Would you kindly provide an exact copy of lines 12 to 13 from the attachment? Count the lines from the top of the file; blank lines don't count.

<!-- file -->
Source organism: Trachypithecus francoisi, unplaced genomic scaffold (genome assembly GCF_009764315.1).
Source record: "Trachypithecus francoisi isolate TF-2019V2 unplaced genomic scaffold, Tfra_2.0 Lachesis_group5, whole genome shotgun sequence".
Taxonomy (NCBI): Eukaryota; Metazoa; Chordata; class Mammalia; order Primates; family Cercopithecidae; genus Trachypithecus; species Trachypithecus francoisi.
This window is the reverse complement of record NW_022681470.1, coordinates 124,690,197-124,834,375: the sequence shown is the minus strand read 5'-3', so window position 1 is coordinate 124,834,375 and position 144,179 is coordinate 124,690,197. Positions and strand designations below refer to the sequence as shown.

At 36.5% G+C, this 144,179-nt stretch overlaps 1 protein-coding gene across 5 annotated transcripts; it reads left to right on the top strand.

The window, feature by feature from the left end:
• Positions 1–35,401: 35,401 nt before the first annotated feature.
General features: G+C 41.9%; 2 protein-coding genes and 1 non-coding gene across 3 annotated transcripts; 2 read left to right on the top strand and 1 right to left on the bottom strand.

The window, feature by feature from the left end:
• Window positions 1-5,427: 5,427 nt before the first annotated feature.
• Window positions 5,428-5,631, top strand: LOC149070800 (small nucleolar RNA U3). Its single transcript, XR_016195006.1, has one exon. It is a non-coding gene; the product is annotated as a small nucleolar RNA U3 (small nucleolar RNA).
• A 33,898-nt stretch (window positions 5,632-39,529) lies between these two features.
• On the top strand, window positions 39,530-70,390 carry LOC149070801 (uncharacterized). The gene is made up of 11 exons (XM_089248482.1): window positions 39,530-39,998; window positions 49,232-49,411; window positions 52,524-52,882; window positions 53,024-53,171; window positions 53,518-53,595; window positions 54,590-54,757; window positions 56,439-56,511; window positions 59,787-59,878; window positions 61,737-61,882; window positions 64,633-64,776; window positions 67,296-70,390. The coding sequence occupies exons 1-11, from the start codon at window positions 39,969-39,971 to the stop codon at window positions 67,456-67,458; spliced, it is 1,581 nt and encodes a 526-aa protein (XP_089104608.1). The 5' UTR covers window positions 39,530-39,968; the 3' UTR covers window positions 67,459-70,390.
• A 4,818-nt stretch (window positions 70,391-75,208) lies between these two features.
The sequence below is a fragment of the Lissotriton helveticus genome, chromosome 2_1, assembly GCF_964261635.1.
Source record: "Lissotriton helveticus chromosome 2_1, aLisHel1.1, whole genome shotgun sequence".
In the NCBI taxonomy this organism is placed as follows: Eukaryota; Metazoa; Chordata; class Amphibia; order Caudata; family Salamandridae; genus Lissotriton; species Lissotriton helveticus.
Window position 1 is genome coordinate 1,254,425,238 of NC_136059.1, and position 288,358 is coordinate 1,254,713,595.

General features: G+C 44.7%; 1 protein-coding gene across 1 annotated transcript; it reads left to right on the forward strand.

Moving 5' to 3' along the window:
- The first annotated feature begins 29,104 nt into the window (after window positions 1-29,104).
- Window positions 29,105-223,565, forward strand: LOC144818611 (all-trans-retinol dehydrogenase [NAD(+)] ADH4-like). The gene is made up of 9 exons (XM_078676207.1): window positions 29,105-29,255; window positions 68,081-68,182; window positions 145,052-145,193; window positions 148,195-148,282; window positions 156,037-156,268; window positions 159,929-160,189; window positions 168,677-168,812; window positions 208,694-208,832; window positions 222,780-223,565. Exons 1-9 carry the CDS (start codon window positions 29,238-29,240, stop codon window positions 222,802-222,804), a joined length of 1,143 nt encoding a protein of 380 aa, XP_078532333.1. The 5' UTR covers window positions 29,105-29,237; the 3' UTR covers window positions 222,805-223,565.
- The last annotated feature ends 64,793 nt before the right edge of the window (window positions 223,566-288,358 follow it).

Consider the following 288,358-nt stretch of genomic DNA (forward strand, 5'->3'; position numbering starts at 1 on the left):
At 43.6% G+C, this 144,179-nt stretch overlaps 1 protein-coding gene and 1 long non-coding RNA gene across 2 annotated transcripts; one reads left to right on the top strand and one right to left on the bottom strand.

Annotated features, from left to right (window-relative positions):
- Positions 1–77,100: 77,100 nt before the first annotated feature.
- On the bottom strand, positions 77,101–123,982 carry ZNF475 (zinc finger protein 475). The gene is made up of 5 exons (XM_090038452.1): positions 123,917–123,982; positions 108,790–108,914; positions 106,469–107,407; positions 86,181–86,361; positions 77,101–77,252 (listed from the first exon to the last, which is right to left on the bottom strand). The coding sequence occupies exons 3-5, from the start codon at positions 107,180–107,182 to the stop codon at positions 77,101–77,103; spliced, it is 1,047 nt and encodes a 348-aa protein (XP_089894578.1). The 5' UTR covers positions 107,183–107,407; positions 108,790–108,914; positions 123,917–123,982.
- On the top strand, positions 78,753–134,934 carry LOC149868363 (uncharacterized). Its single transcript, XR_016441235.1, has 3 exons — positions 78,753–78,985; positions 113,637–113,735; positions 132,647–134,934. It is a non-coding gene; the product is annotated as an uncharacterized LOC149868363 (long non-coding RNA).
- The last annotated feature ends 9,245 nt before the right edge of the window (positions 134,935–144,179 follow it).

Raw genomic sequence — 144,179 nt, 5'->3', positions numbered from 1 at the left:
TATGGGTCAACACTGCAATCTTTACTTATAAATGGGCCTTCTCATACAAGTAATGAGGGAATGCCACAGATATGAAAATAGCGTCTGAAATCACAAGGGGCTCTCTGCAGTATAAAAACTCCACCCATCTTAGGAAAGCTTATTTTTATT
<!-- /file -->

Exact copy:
• A 33,898-nt stretch (window positions 5,632-39,529) lies between these two features.
• On the top strand, window positions 39,530-70,390 carry LOC149070801 (uncharacterized). The gene is made up of 11 exons (XM_089248482.1): window positions 39,530-39,998; window positions 49,232-49,411; window positions 52,524-52,882; window positions 53,024-53,171; window positions 53,518-53,595; window positions 54,590-54,757; window positions 56,439-56,511; window positions 59,787-59,878; window positions 61,737-61,882; window positions 64,633-64,776; window positions 67,296-70,390. The coding sequence occupies exons 1-11, from the start codon at window positions 39,969-39,971 to the stop codon at window positions 67,456-67,458; spliced, it is 1,581 nt and encodes a 526-aa protein (XP_089104608.1). The 5' UTR covers window positions 39,530-39,968; the 3' UTR covers window positions 67,459-70,390.